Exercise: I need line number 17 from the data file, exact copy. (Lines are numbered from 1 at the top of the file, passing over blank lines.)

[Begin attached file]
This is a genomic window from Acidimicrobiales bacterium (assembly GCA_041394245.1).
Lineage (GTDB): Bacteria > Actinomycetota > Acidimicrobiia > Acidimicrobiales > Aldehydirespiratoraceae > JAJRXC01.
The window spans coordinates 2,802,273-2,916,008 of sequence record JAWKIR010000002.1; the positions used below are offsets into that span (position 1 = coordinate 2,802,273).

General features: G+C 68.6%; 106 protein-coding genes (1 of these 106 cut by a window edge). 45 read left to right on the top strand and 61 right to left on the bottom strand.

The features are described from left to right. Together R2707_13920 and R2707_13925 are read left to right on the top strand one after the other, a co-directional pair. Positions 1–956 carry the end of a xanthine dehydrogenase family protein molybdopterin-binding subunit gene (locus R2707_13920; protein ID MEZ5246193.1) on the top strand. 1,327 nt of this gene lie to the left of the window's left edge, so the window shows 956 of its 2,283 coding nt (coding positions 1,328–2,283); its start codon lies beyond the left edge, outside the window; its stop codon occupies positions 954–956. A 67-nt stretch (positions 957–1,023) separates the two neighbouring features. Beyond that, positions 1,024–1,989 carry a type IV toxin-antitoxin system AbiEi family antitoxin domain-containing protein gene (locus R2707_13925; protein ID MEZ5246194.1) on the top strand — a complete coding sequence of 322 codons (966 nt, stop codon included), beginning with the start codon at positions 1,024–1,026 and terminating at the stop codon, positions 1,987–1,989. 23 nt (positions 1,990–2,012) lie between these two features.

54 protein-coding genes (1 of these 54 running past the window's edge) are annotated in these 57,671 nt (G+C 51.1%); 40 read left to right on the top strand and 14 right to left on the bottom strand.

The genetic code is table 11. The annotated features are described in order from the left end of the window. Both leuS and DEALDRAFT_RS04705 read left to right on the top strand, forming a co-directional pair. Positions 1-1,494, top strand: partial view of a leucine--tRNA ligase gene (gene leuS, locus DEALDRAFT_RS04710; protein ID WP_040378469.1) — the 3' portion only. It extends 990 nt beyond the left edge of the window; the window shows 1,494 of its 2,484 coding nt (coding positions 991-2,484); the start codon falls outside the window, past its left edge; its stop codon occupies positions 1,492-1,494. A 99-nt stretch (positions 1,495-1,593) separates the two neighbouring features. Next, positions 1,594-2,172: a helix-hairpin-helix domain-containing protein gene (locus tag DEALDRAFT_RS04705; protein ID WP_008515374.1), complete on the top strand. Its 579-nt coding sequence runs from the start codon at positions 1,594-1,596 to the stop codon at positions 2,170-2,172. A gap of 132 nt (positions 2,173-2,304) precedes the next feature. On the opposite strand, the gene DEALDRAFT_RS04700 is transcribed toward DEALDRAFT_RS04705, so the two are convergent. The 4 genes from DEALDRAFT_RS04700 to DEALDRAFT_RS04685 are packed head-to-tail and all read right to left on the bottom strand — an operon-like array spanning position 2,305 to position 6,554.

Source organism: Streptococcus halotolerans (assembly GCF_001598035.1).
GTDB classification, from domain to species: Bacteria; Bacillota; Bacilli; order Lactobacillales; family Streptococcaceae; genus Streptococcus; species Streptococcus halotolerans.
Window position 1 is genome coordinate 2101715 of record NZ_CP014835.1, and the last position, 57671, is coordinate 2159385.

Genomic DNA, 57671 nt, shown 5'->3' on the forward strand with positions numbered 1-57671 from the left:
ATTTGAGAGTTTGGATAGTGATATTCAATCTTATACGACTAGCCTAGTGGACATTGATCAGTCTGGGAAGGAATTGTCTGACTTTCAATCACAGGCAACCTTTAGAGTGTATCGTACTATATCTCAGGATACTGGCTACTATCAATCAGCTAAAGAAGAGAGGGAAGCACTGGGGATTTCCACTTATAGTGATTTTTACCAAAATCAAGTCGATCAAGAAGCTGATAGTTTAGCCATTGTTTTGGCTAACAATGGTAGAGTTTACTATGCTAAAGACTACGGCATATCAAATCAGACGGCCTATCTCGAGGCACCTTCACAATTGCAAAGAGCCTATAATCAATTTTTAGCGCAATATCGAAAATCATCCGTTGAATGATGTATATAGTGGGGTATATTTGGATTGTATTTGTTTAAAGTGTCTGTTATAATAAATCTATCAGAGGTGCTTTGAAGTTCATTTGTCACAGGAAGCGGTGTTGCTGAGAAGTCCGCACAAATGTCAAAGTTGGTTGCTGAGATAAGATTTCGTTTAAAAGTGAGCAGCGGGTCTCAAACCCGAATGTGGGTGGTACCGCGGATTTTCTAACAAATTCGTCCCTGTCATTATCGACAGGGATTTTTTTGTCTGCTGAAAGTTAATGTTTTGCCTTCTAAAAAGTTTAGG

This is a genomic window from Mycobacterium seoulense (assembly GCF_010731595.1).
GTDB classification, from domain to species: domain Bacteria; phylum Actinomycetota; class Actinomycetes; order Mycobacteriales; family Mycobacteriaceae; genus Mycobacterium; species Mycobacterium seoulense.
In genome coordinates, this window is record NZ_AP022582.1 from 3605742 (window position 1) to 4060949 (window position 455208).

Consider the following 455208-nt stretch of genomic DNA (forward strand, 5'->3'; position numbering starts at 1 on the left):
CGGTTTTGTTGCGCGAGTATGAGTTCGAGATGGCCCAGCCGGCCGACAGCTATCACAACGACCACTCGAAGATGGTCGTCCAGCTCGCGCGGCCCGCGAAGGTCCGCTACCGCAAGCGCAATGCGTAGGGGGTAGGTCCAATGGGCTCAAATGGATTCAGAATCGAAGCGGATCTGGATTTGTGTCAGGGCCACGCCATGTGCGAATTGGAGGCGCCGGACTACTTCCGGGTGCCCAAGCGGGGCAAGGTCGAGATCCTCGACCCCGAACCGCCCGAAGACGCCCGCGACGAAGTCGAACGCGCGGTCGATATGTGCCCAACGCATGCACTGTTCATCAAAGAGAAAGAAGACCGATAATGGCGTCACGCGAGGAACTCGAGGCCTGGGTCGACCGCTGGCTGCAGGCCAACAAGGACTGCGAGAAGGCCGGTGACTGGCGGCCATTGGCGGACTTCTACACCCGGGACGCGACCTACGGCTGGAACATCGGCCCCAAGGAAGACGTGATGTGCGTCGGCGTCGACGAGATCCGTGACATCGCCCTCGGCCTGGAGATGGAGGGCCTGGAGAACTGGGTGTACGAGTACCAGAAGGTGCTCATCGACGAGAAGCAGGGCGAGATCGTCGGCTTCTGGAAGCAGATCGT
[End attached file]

CGGTTTTGTTGCGCGAGTATGAGTTCGAGATGGCCCAGCCGGCCGACAGCTATCACAACGACCACTCGAAGATGGTCGTCCAGCTCGCGCGGCCCGCGAAGGTCCGCTACCGCAAGCGCAATGCGTAGGGGGTAGGTCCAATGGGCTCAAATGGATTCAGAATCGAAGCGGATCTGGATTTGTGTCAGGGCCACGCCATGTGCGAATTGGAGGCGCCGGACTACTTCCGGGTGCCCAAGCGGGGCAAGGTCGAGATCCTCGACCCCGAACCGCCCGAAGACGCCCGCGACGAAGTCGAACGCGCGGTCGATATGTGCCCAACGCATGCACTGTTCATCAAAGAGAAAGAAGACCGATAATGGCGTCACGCGAGGAACTCGAGGCCTGGGTCGACCGCTGGCTGCAGGCCAACAAGGACTGCGAGAAGGCCGGTGACTGGCGGCCATTGGCGGACTTCTACACCCGGGACGCGACCTACGGCTGGAACATCGGCCCCAAGGAAGACGTGATGTGCGTCGGCGTCGACGAGATCCGTGACATCGCCCTCGGCCTGGAGATGGAGGGCCTGGAGAACTGGGTGTACGAGTACCAGAAGGTGCTCATCGACGAGAAGCAGGGCGAGATCGTCGGCTTCTGGAAGCAGATCGT